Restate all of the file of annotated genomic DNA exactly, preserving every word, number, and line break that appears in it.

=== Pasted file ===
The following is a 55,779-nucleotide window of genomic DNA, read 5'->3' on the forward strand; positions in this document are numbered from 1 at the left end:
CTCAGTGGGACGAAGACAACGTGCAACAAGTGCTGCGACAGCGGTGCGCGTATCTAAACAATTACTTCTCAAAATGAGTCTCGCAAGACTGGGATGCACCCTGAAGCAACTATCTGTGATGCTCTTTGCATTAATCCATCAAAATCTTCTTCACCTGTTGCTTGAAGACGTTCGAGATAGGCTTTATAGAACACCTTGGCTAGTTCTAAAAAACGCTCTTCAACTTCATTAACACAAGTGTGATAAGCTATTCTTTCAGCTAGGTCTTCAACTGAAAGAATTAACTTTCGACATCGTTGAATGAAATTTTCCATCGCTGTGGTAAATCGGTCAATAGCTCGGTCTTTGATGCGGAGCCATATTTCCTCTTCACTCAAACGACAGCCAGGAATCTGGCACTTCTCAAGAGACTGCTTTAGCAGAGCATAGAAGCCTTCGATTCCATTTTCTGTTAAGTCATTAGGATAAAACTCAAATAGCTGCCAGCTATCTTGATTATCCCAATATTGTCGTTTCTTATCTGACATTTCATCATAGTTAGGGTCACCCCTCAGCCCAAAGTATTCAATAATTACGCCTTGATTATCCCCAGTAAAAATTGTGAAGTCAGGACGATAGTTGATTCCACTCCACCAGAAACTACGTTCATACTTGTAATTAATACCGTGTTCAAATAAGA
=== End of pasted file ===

The following is a 55,779-nucleotide window of genomic DNA, read 5'->3' on the forward strand; positions in this document are numbered from 1 at the left end:
CTCAGTGGGACGAAGACAACGTGCAACAAGTGCTGCGACAGCGGTGCGCGTATCTAAACAATTACTTCTCAAAATGAGTCTCGCAAGACTGGGATGCACCCTGAAGCAACTATCTGTGATGCTCTTTGCATTAATCCATCAAAATCTTCTTCACCTGTTGCTTGAAGACGTTCGAGATAGGCTTTATAGAACACCTTGGCTAGTTCTAAAAAACGCTCTTCAACTTCATTAACACAAGTGTGATAAGCTATTCTTTCAGCTAGGTCTTCAACTGAAAGAATTAACTTTCGACATCGTTGAATGAAATTTTCCATCGCTGTGGTAAATCGGTCAATAGCTCGGTCTTTGATGCGGAGCCATATTTCCTCTTCACTCAAACGACAGCCAGGAATCTGGCACTTCTCAAGAGACTGCTTTAGCAGAGCATAGAAGCCTTCGATTCCATTTTCTGTTAAGTCATTAGGATAAAACTCAAATAGCTGCCAGCTATCTTGATTATCCCAATATTGTCGTTTCTTATCTGACATTTCATCATAGTTAGGGTCACCCCTCAGCCCAAAGTATTCAATAATTACGCCTTGATTATCCCCAGTAAAAATTGTGAAGTCAGGACGATAGTTGATTCCACTCCACCAGAAACTACGTTCATACTTGTAATTAATACCGTGTTCAAATAAGA